Policy/Biz

North Idaho Family Sues School And Football Helmet Company For Son's 'Permanent And Irreversible' Disability

Tampa Bay Buccaneers Riddell Helmet
A North Idaho football player’s family sues his school district and Riddell for the brain damage that he suffered during a game. Bizkit99, CC BY-SA 3.0

A North Idaho football player was left with a ‘permanent and irreversible’ disability after suffering a traumatic brain injury (TBI) on the field.

Robert Clark II and Julie Clark, parents of Bobby Clark, former high school football player, filed a lawsuit in September on behalf of their son for the brain damage that he suffered at a game as lineman for the Priest River Lamanna High School Spartans. The lawsuit has been filed against West Bonner County School District and football helmet company, Riddell. The parents claim that Bobby was briefly removed from the game, but then put back in by unidentified coaches only to return to the sidelines two plays later collapsing, the Bonner County Daily Bee reports.

The high school football player was "unconscious, disoriented and obviously suffering from a head injury and/or brain injury" during a game against Timberlake High School in Sept. 2011, according to the claim. After collapsing on the sidelines, Bobby was flown to Providence Sacred Heart Medical Center in Spokane, where he underwent emergency surgery and was placed on life support, according to the lawsuit. The suit seeks $10,000 in damages for medical costs, lost learning ability, and mental suffering. Bobby is forced to carry a cane after being permanently injured.

The lawsuit also alleges that Riddell built a helmet that “was defective and failed to protect” Bobby. Riddell, the official helmet manufacturer for the National Football League (NFL), was sued along with the league by four former players in September. The players said that they have suffered from repeated blows to the head during their time in the league, according to SB Nation.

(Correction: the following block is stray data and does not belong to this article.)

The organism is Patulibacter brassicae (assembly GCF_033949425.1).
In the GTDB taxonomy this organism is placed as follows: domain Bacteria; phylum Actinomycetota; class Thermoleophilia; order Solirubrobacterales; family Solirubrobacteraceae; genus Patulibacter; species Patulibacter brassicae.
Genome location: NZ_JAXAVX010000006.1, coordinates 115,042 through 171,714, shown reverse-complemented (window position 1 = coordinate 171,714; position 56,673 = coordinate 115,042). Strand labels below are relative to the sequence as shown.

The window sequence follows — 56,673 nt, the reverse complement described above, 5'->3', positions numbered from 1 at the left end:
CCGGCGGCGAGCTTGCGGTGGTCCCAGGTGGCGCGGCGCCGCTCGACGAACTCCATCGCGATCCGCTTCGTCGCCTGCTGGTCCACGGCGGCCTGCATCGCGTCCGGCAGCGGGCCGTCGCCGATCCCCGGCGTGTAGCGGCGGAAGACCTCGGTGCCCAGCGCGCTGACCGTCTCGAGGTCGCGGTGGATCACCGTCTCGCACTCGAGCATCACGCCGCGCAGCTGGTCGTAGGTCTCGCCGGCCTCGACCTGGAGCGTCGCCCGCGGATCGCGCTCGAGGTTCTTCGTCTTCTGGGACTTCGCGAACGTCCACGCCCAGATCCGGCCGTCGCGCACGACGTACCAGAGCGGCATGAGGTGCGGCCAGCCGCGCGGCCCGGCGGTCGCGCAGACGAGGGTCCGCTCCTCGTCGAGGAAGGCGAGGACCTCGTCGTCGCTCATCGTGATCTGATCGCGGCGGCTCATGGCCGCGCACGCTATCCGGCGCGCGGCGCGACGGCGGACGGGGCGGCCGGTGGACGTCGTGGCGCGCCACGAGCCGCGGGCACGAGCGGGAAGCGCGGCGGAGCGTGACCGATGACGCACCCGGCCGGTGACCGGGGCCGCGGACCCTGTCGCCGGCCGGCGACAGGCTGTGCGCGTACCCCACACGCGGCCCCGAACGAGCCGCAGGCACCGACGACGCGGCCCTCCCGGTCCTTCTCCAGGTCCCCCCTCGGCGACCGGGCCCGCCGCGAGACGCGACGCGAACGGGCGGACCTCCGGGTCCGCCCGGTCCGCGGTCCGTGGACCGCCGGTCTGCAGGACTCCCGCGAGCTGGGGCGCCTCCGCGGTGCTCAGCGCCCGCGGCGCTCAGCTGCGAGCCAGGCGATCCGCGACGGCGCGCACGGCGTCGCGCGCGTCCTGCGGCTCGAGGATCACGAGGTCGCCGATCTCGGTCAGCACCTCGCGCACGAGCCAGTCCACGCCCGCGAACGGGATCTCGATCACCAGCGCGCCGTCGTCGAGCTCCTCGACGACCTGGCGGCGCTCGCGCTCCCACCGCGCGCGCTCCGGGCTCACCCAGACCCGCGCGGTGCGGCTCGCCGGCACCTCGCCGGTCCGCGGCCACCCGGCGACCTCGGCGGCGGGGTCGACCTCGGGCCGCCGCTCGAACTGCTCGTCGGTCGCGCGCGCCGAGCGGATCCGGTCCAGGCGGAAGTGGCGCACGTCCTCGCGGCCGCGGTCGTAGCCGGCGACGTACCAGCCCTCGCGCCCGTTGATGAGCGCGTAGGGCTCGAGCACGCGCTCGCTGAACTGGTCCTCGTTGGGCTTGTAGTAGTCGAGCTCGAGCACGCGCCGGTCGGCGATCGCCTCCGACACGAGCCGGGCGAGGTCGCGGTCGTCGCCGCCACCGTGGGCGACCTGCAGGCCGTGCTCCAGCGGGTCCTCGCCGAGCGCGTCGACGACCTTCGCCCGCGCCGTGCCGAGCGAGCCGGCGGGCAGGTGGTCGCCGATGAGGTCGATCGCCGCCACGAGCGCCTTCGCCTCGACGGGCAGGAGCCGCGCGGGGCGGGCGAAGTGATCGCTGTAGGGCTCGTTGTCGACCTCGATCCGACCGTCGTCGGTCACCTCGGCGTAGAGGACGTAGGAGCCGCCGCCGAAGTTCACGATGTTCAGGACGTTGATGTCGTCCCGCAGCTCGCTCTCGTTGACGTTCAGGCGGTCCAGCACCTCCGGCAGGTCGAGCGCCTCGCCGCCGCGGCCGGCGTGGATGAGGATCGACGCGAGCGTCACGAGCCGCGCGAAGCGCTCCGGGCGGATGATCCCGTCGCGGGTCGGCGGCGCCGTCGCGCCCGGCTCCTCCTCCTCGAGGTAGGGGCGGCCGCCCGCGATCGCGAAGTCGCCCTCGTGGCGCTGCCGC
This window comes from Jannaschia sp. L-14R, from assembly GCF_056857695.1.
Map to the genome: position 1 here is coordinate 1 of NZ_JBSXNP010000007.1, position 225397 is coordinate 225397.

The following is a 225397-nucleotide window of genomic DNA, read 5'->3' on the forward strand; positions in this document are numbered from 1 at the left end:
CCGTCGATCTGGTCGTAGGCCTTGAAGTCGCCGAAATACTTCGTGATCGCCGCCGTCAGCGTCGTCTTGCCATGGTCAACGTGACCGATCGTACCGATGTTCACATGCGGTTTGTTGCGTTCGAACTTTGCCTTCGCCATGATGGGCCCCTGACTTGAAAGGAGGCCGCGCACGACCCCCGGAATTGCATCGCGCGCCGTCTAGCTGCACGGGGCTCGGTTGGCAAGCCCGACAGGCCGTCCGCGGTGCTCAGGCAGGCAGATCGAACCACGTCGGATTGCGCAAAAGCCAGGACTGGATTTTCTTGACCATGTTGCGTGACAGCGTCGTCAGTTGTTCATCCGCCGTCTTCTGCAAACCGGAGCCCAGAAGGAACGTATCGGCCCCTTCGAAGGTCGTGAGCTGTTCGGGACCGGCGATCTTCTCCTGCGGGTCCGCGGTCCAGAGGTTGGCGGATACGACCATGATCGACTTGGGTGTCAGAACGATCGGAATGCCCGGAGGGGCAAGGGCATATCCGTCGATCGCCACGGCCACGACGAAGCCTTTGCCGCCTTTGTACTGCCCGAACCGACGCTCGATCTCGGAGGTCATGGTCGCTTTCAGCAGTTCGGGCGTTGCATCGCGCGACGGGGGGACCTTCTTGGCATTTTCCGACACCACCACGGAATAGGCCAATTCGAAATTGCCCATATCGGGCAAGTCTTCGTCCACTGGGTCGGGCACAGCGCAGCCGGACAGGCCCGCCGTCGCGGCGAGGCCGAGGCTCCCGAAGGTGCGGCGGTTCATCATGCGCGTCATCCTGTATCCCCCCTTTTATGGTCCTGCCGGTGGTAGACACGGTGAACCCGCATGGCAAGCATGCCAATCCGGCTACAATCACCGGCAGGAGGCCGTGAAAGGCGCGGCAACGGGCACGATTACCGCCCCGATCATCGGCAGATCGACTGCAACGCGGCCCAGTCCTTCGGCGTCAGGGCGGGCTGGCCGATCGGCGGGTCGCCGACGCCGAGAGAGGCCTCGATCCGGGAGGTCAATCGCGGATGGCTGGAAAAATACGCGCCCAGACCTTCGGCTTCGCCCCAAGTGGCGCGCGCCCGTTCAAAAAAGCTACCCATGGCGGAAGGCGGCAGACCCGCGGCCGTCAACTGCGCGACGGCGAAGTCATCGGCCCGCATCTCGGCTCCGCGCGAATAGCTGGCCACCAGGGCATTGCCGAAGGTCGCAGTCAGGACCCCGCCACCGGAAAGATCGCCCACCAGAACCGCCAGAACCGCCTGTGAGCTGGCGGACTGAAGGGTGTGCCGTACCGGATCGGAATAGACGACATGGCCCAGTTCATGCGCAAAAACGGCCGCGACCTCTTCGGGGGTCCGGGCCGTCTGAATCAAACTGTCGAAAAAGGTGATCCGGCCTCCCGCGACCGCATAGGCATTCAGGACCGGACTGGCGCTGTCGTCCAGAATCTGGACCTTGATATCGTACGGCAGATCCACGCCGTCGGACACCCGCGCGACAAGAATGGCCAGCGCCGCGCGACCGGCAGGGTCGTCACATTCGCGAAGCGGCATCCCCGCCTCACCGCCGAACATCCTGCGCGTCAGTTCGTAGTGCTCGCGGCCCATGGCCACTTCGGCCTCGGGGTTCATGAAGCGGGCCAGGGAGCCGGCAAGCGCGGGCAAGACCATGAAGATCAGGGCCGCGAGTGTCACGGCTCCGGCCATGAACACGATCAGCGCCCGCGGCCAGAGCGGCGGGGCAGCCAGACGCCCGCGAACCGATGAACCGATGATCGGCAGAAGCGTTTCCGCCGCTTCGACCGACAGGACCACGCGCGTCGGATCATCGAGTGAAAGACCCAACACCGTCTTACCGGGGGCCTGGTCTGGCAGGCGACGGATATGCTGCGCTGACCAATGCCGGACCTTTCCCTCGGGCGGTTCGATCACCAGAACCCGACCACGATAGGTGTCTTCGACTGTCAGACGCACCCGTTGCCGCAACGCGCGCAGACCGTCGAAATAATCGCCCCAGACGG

The helmet company has emphasized that no piece of equipment is capable of preventing all injuries in active sports. However, Riddell has made false claims in the past regarding the efficiency of its gear. The helmet dubbed “Revolution” by the company was specifically designed to reduce the risk of concussion. Two years before its release in 2002, a biomechanics firm hired by both the NFL and Riddell gave the company a warning about the Revolution helmet. The firm said that while the helmet is capable of passing the industry safety standard for protection against skull fractures, it would still put players at a 95 percent risk of receiving a concussion from a heavy blow, according to Frontline.

According to the American Association of Neurological Surgeons, sports and recreational activities contribute to approximately 21 percent of all traumatic brain injuries among American children and adolescents. A TBI can occur when the head suddenly and violently hits an object, or when an object pierces the skull and enters brain tissue. While mild cases of TBI may result in a temporary change of mental state or consciousness, severe cases could result in longer periods of unconsciousness, coma, and even death.

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